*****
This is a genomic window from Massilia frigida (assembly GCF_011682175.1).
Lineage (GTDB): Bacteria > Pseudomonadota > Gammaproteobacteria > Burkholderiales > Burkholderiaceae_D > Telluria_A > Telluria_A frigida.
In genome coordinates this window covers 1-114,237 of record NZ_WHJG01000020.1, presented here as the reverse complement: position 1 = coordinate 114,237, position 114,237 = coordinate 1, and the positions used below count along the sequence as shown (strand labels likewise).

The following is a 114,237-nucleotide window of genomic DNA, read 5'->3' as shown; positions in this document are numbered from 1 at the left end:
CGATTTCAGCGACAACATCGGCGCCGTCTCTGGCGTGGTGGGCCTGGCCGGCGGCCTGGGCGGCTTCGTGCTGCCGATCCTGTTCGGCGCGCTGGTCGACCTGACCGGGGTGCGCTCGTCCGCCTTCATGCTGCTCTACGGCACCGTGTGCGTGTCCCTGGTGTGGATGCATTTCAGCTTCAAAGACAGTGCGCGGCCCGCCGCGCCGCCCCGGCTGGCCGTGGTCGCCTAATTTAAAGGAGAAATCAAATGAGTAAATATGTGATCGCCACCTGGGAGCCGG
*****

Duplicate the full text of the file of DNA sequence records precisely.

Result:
This is a genomic window from Massilia frigida (assembly GCF_011682175.1).
Lineage (GTDB): Bacteria > Pseudomonadota > Gammaproteobacteria > Burkholderiales > Burkholderiaceae_D > Telluria_A > Telluria_A frigida.
In genome coordinates this window covers 1-114,237 of record NZ_WHJG01000020.1, presented here as the reverse complement: position 1 = coordinate 114,237, position 114,237 = coordinate 1, and the positions used below count along the sequence as shown (strand labels likewise).

The following is a 114,237-nucleotide window of genomic DNA, read 5'->3' as shown; positions in this document are numbered from 1 at the left end:
CGATTTCAGCGACAACATCGGCGCCGTCTCTGGCGTGGTGGGCCTGGCCGGCGGCCTGGGCGGCTTCGTGCTGCCGATCCTGTTCGGCGCGCTGGTCGACCTGACCGGGGTGCGCTCGTCCGCCTTCATGCTGCTCTACGGCACCGTGTGCGTGTCCCTGGTGTGGATGCATTTCAGCTTCAAAGACAGTGCGCGGCCCGCCGCGCCGCCCCGGCTGGCCGTGGTCGCCTAATTTAAAGGAGAAATCAAATGAGTAAATATGTGATCGCCACCTGGGAGCCGG